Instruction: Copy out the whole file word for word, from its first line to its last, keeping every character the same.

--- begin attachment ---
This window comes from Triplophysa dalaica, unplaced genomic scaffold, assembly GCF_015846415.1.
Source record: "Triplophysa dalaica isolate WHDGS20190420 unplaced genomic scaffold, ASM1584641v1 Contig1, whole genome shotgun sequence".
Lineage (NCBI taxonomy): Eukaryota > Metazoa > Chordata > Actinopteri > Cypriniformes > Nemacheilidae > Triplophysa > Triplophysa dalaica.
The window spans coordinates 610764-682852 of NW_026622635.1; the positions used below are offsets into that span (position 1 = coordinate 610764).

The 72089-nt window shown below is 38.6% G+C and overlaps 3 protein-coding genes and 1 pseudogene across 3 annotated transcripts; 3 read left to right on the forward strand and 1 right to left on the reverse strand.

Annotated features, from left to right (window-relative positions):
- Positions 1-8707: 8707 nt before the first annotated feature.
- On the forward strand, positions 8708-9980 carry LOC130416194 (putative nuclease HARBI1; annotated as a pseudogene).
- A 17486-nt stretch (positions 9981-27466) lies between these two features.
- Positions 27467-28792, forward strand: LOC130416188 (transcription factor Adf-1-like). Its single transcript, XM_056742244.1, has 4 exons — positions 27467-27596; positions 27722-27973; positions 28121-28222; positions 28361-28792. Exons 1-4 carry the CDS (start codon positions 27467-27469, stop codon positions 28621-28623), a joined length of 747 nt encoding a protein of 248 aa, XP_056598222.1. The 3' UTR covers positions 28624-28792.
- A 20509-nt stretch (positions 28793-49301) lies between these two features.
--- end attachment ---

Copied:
This window comes from Triplophysa dalaica, unplaced genomic scaffold, assembly GCF_015846415.1.
Source record: "Triplophysa dalaica isolate WHDGS20190420 unplaced genomic scaffold, ASM1584641v1 Contig1, whole genome shotgun sequence".
Lineage (NCBI taxonomy): Eukaryota > Metazoa > Chordata > Actinopteri > Cypriniformes > Nemacheilidae > Triplophysa > Triplophysa dalaica.
The window spans coordinates 610764-682852 of NW_026622635.1; the positions used below are offsets into that span (position 1 = coordinate 610764).

The 72089-nt window shown below is 38.6% G+C and overlaps 3 protein-coding genes and 1 pseudogene across 3 annotated transcripts; 3 read left to right on the forward strand and 1 right to left on the reverse strand.

Annotated features, from left to right (window-relative positions):
- Positions 1-8707: 8707 nt before the first annotated feature.
- On the forward strand, positions 8708-9980 carry LOC130416194 (putative nuclease HARBI1; annotated as a pseudogene).
- A 17486-nt stretch (positions 9981-27466) lies between these two features.
- Positions 27467-28792, forward strand: LOC130416188 (transcription factor Adf-1-like). Its single transcript, XM_056742244.1, has 4 exons — positions 27467-27596; positions 27722-27973; positions 28121-28222; positions 28361-28792. Exons 1-4 carry the CDS (start codon positions 27467-27469, stop codon positions 28621-28623), a joined length of 747 nt encoding a protein of 248 aa, XP_056598222.1. The 3' UTR covers positions 28624-28792.
- A 20509-nt stretch (positions 28793-49301) lies between these two features.